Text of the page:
My experience with homeschooling, information for parents, and switching to public school
Homeschooling in the beginning years
After having my children, I knew I wanted to homeschool them.
It was a very rewarding experience for my children and for me.
I am writing this article to explore what happened during our experience with homeschooling and perhaps provide insight to families who might be considering it for their children.
Where to find books
Because homeschoolers have more flexibility about curriculum, it's easy to find a large selection of books. These are a few suggestions of places which have a good assortment:
- Thrift stores
- Flea markets
- Yard sales
- Teacher yard sales
- Church sales
- Library book sales
- Pet charity sales
- Used book stores
- Online selling sites
- Homeschool book distributors
If you are thinking about homeschooling and don't know where to start obtaining books, start with your local thrift stores.
Watch the classified sections of the newspaper to find out when charities are hosting their annual yard sales. The best homeschool deals I ever found were at Church sales and yard sales hosted by pet charities. (As an added benefit, you will be helping the charity as well!)
But if it's lots you are in the market for, there are plenty of great deals to be won on internet sites.
Homeschool Materials, where to find by best price
Low Cost, used
High cost, purchased new
Homeschool book distributors
Teacher yard sales
Online selling sites
Library book sales
Pet charity sales
Used book stores
Note about teacher manuals
I have been able to find teacher manuals at thrift stores. Most online sites prohibit re-sellers from listing teacher manuals. You can buy them directly from homeschool book distributors.
Also, some online sites lifted a ban on teacher's manuals after realizing how devastating it was to the homeschool community!
Information and books on homeschooling
Each state has unique laws about homeschooling.
Some states require the parent to be licensed to homeschool.
Other states require written notice prior to homeschooling.
It would be beneficial for you to research the laws applicable in your state before choosing to homeschool. There are legal ramifications to homeschooling which you need to study before deciding if this is what you want to do and are prepared to do.
There are many books written about homeschooling which include requirements by state as well that might provide helpful insight.
My personal experience with homeschooling a high school student
I have several experiences with homeschooling children under age 7 and a high school student.
Here are some experiences I encountered while homeschooling a high school student:
- I homeschooled a 10th grade student for 6 weeks.
- We worked on literature and advanced math in addition to his normal high school studies.
- The following fall, the student enrolled in 11th grade at a new school.
- He went from maintaining an average of B/C grades his entire school life, to straight As his entire junior year!
- He did so well and advanced so much he graduated 6 months early!
Teaching an older student is easier because they are self-motivated learners. It takes a little effort to get them on the right schedule. But when it comes to harder subjects that you may not know a lot about yourself, there are plenty of online courses and homeschool parent guides you can buy directly from book distributors.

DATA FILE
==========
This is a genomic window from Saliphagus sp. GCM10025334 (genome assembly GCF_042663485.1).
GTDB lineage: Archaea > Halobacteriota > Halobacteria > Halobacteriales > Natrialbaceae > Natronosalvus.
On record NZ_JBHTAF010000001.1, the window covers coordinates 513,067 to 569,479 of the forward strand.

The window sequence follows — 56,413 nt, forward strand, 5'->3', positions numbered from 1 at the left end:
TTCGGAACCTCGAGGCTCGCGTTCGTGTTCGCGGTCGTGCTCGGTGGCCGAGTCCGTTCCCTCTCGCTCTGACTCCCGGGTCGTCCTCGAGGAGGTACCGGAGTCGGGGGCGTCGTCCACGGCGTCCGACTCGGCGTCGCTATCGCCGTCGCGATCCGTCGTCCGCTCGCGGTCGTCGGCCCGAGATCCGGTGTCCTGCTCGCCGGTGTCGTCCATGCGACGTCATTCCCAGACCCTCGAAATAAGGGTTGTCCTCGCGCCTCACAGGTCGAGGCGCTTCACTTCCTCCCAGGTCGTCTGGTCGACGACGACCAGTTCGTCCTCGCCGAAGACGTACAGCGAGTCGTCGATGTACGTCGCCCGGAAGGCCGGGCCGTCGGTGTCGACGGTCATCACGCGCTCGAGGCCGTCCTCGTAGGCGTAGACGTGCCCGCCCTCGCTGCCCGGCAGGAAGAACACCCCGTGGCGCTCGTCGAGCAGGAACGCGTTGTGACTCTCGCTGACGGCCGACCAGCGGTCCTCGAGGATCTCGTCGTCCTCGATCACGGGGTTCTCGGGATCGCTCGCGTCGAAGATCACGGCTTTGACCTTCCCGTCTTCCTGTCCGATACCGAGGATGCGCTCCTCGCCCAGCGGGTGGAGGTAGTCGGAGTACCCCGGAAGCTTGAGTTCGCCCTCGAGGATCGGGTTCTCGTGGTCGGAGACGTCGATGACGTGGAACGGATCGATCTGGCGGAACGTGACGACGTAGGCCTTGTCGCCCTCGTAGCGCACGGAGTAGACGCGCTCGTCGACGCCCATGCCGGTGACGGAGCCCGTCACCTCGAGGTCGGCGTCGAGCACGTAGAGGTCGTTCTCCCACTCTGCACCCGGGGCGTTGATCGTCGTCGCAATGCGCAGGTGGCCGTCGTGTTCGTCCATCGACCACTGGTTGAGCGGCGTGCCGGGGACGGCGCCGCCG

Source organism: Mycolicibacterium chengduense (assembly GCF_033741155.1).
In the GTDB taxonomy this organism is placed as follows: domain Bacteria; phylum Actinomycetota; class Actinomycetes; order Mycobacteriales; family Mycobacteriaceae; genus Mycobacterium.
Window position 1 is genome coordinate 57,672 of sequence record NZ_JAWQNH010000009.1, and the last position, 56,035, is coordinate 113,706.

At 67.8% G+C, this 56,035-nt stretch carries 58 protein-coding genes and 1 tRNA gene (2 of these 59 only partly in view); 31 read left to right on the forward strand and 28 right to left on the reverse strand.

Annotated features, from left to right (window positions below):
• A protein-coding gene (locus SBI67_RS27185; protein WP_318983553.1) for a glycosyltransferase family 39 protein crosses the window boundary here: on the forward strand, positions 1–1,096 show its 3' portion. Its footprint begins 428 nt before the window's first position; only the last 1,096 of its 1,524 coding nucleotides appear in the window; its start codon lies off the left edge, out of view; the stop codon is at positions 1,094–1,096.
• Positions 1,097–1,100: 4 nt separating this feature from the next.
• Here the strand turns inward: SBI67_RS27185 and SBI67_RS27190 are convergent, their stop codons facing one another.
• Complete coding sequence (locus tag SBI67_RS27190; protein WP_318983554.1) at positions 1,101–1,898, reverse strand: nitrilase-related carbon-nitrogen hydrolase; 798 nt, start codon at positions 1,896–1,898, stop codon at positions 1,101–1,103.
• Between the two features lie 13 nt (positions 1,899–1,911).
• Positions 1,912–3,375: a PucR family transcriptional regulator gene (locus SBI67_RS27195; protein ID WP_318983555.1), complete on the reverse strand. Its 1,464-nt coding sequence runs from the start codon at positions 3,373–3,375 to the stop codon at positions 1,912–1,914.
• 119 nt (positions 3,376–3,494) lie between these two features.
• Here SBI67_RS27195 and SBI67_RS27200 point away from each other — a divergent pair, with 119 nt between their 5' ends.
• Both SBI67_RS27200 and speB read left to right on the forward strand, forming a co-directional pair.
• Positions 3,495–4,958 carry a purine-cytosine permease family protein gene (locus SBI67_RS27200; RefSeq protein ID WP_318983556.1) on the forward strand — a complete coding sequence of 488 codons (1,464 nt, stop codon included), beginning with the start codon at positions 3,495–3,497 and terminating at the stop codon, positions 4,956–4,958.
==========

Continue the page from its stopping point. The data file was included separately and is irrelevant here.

From what I hear nowadays, some public schools even allow high school students to participate online and earn their diploma. This isn't available in all states at this time per my understanding.
Math frog game I created from felt pieces
Homeschooling your grade school student before age 7
I homeschooled my children for a a while before they turned age 7. Here is some information for families considering homeschooling their little ones:
- I found out that children love to learn. It wasn't hard getting them to come to the table every day to do their homeschool.
- The first year I homeschooled, because I had no idea what I was doing, I invested in the homeschool DVD program. Some book distributors offer these. They cost a little more than say buying a whole year of books. But in the end it is worth it. You don't have to buy as many books. If space is an issue in your home, the DVDs might be the way to go. The DVDs are teacher instructed. Children participate and do their daily work as if included in the classroom. The best part is if your child needs a break, you can always stop the DVD. It's also flexible because that means you don't have to start or end your day at specific times, although I do recommend keeping a structured schedule.
- The second year I homeschooled, I just went ahead and bought the homeschool packages for each grade my children were in. This meant that I got every book and teacher's manual for each subject. Because there were so many materials, I had to buy a new bookcase. I found a bookcase with 9 cubbies perfect for organizing all of the subjects.
- I had so much fun with homeschooling my little ones. I created so many games and fun activities. I am a crafter and made a lot of die cut shapes. I wrote numbers on the die cuts and used them in counting games.
- I created a flannel board out of self-sticking felt adhered to a foam board. I bent it in half so I could store it easier. I bought pre-printed felt and cut the images out.
- I spent a lot of time at teacher yard sales rummaging through their old stuff and picked up a lot of stuff for our homeschool use.
- I also kept my eye out at thrift stores for more homeschooling material.
This calendar holder works great as a visual chart holder!
Setting up your home like a classroom
One concern when you homeschool is how are you going to present the information visually?
I found a curtain holder to use as a map holder. We installed it on the wall in my kitchen.
On the next wall over, I painted a chalkboard and bought a calendar holder to use as a chart holder.
You could also hang a pre-bought chalkboard or white board on your wall.
I found all kinds of paint at the hardware store. You can buy whiteboard paint, chalkboard paint, even magnetic paint if you want to add magnets to your self-painted white board or chalkboard!